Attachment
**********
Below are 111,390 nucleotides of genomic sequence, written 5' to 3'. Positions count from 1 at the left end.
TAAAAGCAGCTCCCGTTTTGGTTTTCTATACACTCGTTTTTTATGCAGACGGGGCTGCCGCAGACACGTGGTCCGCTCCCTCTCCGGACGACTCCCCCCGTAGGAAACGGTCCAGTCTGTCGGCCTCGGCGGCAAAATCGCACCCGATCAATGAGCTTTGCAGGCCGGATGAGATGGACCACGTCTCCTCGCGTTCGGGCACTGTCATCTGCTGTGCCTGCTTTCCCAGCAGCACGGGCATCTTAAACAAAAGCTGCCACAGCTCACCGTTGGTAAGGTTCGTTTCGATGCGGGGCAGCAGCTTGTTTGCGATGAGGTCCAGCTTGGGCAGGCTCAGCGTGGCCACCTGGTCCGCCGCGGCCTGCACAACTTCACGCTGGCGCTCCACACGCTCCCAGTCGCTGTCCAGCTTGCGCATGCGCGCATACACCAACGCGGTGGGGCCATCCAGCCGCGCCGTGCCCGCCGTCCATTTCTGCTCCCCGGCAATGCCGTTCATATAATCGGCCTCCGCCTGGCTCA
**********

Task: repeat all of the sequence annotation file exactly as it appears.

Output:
Below are 111,390 nucleotides of genomic sequence, written 5' to 3'. Positions count from 1 at the left end.
TAAAAGCAGCTCCCGTTTTGGTTTTCTATACACTCGTTTTTTATGCAGACGGGGCTGCCGCAGACACGTGGTCCGCTCCCTCTCCGGACGACTCCCCCCGTAGGAAACGGTCCAGTCTGTCGGCCTCGGCGGCAAAATCGCACCCGATCAATGAGCTTTGCAGGCCGGATGAGATGGACCACGTCTCCTCGCGTTCGGGCACTGTCATCTGCTGTGCCTGCTTTCCCAGCAGCACGGGCATCTTAAACAAAAGCTGCCACAGCTCACCGTTGGTAAGGTTCGTTTCGATGCGGGGCAGCAGCTTGTTTGCGATGAGGTCCAGCTTGGGCAGGCTCAGCGTGGCCACCTGGTCCGCCGCGGCCTGCACAACTTCACGCTGGCGCTCCACACGCTCCCAGTCGCTGTCCAGCTTGCGCATGCGCGCATACACCAACGCGGTGGGGCCATCCAGCCGCGCCGTGCCCGCCGTCCATTTCTGCTCCCCGGCAATGCCGTTCATATAATCGGCCTCCGCCTGGCTCA